Spreading Ashes for Cremation
When opting for cremation, you can choose to have your ashes scattered in a location that is of large significance to you. Also, it is important to note any laws relevant to the scattering of ashes in the state you reside in. In Victoria, there aren’t any specific laws in place of where one must not scatter cremated ashes; however, it is wise to note that your local council may have their own regulations in place, so check with them before making a decision.
As a further thought, while choosing where you want your ashes to be scattered, factor future access to the place. You may want your ashes to be scattered in your backyard, for instance, but in the future, the house may get sold out, or a commercial development might restrict your loved ones’ access to the place. Or, if you wish to do it in a public space, consider the possibility of it becoming a privately owned property.
Memorial Reef for Cremation
Many people choose to have their ashes mixed with concrete, shaped or moulded into a statue of their choice. The statue is then dropped into and laid to rest on the ocean floor. Specific companies provide this service, but any loved one opting for this option must do so only after thorough consideration.
Viewing or No Viewing
A viewing is an opportunity for your loved ones to view the body one last time before it is buried or cremated. Viewings can take place in the person’s home (if they had passed there), a funeral home, a place of worship, or anywhere you prefer so long as it is in agreement with the owner of a premise. If you choose to donate your body to science and wish to have a viewing, your loved ones may still need to pay for the viewing.
The Last Details
Once you have chosen whether you want a burial, cremation, or donate your body to science, where you would like your remains to rest and whether to have a viewing or not, you can finalise the finer details. These include the types of flowers you might want, any music or visual aids, and where you would like the memorial ceremony.
Refer to the list below and create your list of inclusions to be stored alongside other official documents such as an Advance Care Plan, life insurance, your will, and any final thoughts you would like to include:
- Memorial service location
- Where the remains will be placed
- Type of casket or urn
- Name(s) of those who you wish to make your arrangements
- Open or closed casket for a service
- Clothes, glasses, & jewellery to be worn for a viewing and/or final resting
- Any military preferences for veterans
- Marker/headstone preferences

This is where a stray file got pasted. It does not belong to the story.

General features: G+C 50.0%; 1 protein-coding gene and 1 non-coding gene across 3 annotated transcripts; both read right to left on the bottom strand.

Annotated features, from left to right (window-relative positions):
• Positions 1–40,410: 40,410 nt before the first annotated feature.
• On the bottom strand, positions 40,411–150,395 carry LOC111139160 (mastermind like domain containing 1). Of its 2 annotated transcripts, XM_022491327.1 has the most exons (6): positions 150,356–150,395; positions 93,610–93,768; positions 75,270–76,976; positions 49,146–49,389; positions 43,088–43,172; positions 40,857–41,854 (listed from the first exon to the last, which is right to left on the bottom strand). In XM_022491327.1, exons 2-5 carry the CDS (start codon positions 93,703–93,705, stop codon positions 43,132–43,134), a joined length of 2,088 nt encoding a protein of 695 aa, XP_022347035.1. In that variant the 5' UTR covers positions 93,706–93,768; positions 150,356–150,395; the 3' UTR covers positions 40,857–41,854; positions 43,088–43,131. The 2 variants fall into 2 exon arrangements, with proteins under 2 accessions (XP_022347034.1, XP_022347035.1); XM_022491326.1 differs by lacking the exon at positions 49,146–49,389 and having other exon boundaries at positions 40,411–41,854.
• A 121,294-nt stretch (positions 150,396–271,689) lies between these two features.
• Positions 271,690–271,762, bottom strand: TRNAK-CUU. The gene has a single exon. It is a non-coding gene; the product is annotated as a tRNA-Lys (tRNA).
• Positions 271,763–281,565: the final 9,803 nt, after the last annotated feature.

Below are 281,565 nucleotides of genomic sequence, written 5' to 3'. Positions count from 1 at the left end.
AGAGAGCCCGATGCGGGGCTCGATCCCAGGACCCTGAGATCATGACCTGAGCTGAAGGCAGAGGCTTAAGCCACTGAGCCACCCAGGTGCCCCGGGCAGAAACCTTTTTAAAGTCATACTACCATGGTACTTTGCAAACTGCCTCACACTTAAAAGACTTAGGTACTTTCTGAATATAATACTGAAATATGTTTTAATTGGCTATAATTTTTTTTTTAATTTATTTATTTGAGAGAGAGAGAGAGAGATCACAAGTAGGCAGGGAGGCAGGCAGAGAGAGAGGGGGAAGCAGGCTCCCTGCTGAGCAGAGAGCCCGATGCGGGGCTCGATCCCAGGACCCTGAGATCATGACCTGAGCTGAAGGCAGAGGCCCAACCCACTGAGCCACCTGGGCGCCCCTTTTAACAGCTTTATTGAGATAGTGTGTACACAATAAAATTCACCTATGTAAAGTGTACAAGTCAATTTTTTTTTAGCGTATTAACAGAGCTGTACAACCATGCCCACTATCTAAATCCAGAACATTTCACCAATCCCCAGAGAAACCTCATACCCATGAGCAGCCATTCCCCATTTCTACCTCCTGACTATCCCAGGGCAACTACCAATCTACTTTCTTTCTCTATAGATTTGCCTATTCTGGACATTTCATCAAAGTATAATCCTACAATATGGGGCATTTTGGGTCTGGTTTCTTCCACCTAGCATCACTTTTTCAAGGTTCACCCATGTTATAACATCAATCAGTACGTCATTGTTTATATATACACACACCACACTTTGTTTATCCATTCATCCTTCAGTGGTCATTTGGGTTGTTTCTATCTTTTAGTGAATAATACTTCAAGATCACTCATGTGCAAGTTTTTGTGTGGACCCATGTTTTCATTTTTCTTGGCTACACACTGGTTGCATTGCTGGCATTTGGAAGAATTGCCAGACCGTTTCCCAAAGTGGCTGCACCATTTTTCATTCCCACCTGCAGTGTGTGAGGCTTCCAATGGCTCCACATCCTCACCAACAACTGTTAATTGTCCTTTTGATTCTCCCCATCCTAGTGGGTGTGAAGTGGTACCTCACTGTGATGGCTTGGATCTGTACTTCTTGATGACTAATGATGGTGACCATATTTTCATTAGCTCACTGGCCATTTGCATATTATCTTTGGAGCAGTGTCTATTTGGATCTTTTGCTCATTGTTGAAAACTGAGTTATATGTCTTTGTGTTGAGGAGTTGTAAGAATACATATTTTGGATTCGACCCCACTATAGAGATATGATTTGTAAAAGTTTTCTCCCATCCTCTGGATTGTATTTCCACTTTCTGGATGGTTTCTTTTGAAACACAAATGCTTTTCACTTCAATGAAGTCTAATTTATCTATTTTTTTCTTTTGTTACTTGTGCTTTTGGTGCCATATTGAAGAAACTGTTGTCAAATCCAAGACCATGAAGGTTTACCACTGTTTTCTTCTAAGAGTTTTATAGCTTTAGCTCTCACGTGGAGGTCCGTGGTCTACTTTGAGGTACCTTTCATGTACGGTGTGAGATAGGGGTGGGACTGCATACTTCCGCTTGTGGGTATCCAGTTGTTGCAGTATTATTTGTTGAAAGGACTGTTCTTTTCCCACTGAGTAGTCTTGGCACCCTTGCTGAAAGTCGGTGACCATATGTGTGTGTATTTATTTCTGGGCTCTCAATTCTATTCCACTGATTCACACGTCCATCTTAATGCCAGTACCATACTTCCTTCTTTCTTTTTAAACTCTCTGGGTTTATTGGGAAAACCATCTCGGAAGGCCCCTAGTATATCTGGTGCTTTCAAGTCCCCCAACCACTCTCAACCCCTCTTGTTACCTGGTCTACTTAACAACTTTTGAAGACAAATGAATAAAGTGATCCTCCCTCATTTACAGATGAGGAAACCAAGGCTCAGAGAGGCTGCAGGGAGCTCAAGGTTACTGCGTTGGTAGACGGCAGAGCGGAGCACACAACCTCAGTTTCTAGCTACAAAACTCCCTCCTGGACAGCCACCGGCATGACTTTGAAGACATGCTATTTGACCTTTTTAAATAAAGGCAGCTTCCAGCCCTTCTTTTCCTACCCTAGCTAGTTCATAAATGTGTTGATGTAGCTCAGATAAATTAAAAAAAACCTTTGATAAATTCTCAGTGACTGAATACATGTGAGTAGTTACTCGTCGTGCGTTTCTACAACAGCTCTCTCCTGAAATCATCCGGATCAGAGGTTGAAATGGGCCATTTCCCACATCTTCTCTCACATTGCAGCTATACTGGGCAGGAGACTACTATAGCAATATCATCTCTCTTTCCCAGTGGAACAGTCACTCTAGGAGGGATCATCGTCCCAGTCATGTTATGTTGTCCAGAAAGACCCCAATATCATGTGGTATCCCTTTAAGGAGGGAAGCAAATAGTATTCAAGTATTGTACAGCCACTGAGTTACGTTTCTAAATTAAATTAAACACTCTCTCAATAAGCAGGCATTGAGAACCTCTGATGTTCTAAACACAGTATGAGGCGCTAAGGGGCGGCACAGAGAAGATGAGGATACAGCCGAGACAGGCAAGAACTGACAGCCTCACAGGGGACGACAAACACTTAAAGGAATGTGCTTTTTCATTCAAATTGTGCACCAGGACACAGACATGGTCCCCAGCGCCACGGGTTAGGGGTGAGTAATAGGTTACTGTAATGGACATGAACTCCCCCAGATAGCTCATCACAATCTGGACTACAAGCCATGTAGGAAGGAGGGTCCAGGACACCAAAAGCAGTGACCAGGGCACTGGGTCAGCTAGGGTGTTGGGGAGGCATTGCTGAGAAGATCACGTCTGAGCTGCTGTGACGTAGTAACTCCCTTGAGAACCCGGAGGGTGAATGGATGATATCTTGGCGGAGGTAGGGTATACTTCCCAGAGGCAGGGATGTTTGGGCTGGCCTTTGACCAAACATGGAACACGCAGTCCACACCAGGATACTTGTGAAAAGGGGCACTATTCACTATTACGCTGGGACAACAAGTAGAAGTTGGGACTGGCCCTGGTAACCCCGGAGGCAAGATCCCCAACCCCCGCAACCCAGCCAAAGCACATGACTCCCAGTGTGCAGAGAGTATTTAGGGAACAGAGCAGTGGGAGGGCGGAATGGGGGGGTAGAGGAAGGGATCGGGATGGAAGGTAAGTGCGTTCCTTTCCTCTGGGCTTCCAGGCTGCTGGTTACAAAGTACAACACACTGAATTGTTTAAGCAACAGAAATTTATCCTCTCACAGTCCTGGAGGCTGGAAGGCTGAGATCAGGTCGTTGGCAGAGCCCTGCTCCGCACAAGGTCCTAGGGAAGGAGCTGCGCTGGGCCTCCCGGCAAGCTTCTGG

- Pallbearer suggestions
- Obituary preferences (key points you want addressed in your obituary)
- Post funeral reception preferences
Four Ways You Can Ensure Your Funeral Is Paid For
After planning your funeral, the final step is to ensure that your family and loved ones will not be out of pocket for your funeral expenses. Here are some options you can choose to alleviate this extra stress:
Take Out Life Insurance
Taking out Life Insurance usually offers immediate protection and therefore is a popular first choice for many when taking care of funeral expenses. Different policies will have different offerings, which are usually in line with your age group. Some policies offer complete end-to-end life insurance, whilst others may only offer end of life coverage, which covers funeral arrangement costs.
Useful for the ones who have the discipline to save up for long; if you have been setting aside an amount periodically, you can pay for your funeral outright or leave it with the trusted person who will be responsible for all the arrangements after you are gone. The only downside of this option is that your loved ones may have to cover the remaining costs if you pass away before saving the required amount.
A Pre-Need Policy
Like life insurance, a pre-need policy is an agreement between yourself and your chosen funeral service provider. You agree with the director on the type of funeral you wish to have and then pay it off in instalments. It is important to note that this can sometimes be an expensive option as the funeral services provider may ask that you pay off the total within a specific time frame.
Funds from the Deceased’s Estate
Although this option is available to those with assets, it’s important to note that the probate process can sometimes take months, and liquidating assets can take even more time. In such cases, your loved ones will still be out of pocket by needing to pay for your funeral service upfront. This option should only be used as a last resort.
Put Together a Will or Living Trust
Having a Will or living trust is highly recommended as this is a formal way to address the legal aspects of your death. It is advised you discuss with a Wills and trust attorney and go on their council when determining which one might be best for you.
If you need any assistance in planning your funeral or would like an estimate for the services we provide, contact our team at Fixed Price Cremations.